For twelve years, Beloved took place on unceded Siletz territory in so-called Tidewater Falls. This occurred without sufficient recognition, permission or acknowledgement of the peoples native to this bioregion.
We wish to acknowledge this utter lack of basic courtesy as guests is a continuation of settler-colonial entitlement to spaces, and to acknowledge the harm this has done.
Here are some of our first steps towards this end:
- Apologizing is of course the literal least we could do, but is nevertheless not optional but rather a first step into grief-literacy being asked of those with power and privilege in times like these.
- Towards repair, we are initiating conversations with the Native stewards of the new location and will be moving at the speed of trust to court a relationship with the local Tribal Elders.
- We are committed to materially compensating and supporting all native people and organizations involved. Our goal is to center and amplify native and indigenous teachers and voices while listening and keeping critical channels open.
- We ask that all Beloved attendees deeply consider the legacy of the land and its original inhabitants where we hold the gathering as a place of story and learning with lessons for those who show up reachable, teachable and ready. May your presence at Beloved be the signal that indeed you are.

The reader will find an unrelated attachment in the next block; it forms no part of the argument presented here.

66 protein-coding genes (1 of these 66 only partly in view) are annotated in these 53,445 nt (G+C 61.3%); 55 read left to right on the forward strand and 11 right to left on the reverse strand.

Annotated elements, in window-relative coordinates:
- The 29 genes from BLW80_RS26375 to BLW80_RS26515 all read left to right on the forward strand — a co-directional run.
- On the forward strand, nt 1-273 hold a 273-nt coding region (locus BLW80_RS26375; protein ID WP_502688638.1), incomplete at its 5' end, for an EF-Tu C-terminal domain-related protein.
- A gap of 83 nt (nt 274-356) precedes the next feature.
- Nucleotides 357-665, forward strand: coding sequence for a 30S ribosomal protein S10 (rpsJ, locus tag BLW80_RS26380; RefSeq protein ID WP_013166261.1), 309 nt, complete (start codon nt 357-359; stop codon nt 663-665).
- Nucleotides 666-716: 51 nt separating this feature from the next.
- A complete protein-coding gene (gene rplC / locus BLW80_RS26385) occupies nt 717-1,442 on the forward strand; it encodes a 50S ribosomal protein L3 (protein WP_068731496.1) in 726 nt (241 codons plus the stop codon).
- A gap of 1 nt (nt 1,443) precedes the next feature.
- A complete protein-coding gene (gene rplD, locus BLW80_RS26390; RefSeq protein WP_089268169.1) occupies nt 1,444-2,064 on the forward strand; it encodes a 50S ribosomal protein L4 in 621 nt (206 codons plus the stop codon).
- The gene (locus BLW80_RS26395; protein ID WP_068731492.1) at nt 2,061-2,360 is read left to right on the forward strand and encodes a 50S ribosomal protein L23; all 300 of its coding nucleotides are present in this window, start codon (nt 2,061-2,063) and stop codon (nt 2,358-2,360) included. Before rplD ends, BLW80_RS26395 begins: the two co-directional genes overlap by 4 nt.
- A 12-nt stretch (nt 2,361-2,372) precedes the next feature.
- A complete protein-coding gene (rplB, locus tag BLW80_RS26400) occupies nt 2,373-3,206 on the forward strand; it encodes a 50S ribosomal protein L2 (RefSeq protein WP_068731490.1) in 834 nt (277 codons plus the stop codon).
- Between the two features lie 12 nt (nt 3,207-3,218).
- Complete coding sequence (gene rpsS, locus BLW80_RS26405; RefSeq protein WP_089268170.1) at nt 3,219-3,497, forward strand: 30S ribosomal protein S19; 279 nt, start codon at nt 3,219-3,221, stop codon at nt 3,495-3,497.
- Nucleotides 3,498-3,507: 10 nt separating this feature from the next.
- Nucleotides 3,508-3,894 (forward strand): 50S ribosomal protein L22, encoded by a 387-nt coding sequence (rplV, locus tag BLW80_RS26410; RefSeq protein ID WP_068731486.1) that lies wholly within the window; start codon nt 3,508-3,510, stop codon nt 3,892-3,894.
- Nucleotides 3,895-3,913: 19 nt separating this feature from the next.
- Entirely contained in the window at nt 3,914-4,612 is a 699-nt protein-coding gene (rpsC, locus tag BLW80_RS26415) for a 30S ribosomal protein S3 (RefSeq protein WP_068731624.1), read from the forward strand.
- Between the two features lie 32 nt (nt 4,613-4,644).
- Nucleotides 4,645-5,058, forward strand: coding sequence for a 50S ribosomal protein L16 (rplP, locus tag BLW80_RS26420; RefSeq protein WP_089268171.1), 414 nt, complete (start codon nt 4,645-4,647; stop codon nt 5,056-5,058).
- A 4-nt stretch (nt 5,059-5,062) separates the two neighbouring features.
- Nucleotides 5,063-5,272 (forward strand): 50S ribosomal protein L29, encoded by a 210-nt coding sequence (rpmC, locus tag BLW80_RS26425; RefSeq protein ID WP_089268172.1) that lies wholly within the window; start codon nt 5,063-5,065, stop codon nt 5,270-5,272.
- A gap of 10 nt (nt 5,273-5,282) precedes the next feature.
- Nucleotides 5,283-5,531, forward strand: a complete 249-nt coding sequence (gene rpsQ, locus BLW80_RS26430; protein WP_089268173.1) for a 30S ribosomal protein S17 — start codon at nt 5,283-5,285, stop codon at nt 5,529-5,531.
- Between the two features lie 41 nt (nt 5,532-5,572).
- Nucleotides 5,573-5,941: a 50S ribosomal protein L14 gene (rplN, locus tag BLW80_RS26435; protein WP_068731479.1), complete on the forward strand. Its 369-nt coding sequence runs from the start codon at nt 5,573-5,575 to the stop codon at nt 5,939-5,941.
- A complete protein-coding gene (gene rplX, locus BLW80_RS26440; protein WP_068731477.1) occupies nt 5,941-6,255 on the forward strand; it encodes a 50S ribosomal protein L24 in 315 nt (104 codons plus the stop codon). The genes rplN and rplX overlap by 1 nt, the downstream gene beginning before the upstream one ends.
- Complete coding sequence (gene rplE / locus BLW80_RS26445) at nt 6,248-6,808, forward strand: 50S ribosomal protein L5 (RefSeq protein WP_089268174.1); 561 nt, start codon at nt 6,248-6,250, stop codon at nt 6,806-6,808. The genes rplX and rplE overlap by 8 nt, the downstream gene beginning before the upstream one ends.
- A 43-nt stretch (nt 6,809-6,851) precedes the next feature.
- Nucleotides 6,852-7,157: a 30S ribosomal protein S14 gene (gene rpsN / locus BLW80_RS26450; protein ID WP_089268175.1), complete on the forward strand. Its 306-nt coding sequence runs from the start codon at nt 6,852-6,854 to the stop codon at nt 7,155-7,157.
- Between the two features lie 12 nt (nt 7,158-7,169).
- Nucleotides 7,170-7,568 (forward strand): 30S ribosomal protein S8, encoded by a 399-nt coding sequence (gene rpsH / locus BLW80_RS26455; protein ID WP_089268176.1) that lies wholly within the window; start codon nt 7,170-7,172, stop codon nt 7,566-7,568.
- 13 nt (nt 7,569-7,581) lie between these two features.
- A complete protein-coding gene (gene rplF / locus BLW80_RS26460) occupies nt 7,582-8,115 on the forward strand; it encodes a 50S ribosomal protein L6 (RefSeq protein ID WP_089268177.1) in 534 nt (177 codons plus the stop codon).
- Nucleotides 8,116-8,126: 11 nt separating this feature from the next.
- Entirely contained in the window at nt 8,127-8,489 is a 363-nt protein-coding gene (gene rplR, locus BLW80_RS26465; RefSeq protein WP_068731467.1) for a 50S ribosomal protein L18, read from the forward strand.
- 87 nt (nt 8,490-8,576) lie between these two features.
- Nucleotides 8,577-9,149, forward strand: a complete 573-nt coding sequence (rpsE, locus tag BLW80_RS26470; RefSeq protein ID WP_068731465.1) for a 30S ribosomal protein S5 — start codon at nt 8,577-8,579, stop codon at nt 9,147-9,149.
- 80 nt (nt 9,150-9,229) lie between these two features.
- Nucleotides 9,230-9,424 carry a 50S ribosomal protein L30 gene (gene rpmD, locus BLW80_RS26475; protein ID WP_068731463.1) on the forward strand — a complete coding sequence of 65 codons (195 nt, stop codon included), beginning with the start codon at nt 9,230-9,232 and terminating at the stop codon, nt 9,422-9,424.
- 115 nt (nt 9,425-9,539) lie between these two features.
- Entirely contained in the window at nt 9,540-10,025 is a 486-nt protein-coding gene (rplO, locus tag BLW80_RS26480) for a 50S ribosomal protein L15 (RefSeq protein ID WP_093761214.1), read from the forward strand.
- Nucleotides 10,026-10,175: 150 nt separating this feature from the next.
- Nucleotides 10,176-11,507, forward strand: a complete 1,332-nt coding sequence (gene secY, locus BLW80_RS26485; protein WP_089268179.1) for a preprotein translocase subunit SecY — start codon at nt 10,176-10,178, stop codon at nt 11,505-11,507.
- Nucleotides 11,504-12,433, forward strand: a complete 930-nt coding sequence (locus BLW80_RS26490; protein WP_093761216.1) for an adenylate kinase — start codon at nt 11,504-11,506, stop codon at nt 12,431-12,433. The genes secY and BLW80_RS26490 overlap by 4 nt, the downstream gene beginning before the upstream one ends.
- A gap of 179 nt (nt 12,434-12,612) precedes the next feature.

Our recognition of the indigenous Native American inhabitants of this land is just one small step in recognizing our responsibility for restoration and repair.
These are some of the ways that we can all step forward:
- Recognize the staggering impact of the historical trauma of genocide
- Locate the native land you are on
- Support programs that help to hold Native families together
- Amplify awareness of the thousands of Missing and Murdered Indigenous Women across the U.S. and Canada
- Rematriate land whenever possible
- Protect the water and those who protect it
- Resist the exploitation of resources such as mining and pipelines on indigenous lands
- Seek to support indigenous families and communities by donating to organizations like the Native American Family Center which serves a large base of Native peoples here in Portland, Oregon.